An award-winning French historian has committed suicide inside landmark Notre Dame Cathedral in Paris to protest the ethical decay of the Western society.
Police confirmed that Dominique Venner, a far-right essayist and activist, shot himself in the mouth in front of the altar of the church.
Venner, 78, left behind a message near his body and a final essay on his website, denouncing the recently-passed same-sex marriage law in France. He was a bitter opponent of the bill legalizing gay marriage and adoption.
“I believe it is necessary to sacrifice myself to break with the lethargy that is overwhelming us,” Venner wrote in his letter, adding, “I am killing myself to awaken slumbering consciences.”
“There will certainly need to be new, spectacular, symbolic gestures to shake off the sleepiness … and re-awaken the memories of our origins,” he wrote, apparently referring to his suicide.
At the time of the shooting, the cathedral had about 1,500 visitors who were evacuated without incident.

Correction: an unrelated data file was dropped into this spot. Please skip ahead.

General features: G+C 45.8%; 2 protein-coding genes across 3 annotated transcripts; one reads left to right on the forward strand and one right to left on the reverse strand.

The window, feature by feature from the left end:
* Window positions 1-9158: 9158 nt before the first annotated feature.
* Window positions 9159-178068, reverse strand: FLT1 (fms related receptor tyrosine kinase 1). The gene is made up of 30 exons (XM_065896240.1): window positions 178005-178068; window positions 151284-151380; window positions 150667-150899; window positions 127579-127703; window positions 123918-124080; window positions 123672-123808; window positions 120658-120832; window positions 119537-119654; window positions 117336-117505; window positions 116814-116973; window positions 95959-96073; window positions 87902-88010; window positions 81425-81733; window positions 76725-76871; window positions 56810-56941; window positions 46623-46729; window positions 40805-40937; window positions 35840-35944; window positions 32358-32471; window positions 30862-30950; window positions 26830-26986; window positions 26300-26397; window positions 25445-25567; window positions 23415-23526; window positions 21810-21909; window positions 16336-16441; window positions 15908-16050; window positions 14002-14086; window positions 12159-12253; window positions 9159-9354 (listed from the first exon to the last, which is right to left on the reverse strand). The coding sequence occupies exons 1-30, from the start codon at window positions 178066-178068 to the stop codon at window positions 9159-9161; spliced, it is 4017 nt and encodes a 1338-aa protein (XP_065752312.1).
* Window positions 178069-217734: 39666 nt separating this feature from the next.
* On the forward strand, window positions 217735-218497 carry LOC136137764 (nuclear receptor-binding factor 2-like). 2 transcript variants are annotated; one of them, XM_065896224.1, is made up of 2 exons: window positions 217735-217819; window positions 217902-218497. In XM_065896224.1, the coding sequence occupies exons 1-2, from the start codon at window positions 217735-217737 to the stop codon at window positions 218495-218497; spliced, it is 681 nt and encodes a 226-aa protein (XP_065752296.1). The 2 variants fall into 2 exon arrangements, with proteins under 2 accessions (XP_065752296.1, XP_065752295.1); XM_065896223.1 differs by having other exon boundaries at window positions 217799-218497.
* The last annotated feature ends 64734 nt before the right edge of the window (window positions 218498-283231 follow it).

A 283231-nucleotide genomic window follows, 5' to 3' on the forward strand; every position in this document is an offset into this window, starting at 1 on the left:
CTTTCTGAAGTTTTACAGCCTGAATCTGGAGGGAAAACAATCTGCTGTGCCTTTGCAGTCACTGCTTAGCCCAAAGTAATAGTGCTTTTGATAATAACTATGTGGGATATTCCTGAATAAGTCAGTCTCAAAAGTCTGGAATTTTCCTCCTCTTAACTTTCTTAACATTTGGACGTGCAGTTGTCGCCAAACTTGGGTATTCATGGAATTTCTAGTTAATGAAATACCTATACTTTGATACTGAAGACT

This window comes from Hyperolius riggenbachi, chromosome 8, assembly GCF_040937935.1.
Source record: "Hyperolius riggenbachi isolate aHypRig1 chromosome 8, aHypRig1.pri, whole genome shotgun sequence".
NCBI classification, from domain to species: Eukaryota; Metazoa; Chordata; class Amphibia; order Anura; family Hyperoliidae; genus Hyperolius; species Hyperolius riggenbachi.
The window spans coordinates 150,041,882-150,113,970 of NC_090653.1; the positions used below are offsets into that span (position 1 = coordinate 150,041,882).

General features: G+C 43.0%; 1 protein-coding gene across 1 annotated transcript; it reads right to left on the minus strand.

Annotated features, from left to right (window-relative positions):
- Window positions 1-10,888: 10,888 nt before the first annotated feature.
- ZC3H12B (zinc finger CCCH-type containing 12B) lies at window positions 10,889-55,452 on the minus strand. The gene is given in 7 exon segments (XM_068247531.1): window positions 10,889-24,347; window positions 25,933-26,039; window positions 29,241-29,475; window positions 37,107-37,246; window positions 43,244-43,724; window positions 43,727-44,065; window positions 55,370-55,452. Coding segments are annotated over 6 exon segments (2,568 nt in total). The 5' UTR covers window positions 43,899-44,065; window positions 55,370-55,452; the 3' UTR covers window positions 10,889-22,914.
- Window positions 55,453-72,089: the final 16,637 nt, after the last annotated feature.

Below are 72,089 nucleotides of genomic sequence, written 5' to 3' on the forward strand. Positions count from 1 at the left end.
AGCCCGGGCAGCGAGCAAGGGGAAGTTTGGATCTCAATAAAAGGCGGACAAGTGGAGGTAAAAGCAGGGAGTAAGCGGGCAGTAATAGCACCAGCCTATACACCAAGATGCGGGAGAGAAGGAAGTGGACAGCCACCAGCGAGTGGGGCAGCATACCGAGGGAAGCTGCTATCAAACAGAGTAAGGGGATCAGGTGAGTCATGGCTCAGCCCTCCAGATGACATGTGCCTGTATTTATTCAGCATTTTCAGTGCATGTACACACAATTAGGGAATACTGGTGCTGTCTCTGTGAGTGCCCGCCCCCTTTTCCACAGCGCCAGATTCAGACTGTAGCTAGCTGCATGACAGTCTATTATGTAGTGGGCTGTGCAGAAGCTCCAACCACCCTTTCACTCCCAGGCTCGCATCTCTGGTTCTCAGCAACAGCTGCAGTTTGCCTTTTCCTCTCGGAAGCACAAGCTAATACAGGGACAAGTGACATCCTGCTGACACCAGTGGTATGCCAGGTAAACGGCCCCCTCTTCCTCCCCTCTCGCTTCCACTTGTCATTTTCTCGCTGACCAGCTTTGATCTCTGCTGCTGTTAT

France’s far-right Front National leader, Marine Le Pen, hailed the suicide as a “political” gesture.
“All respect to Dominique Venner whose final, eminently political act was to try to wake up the people of France,” Le Pen said on Twitter, adding that “it is in life and hope that France will renew and save itself.”
The Tuesday shooting came only four days after another unusual suicide in central Paris, when a 50-year-old man shot himself in front of a dozen schoolchildren at a private Catholic primary school.
On May 18, French President Francois Hollande signed into law a bill legalizing gay marriages and child adoption by same-sex couples. The law was approved despite huge protests against legalization.
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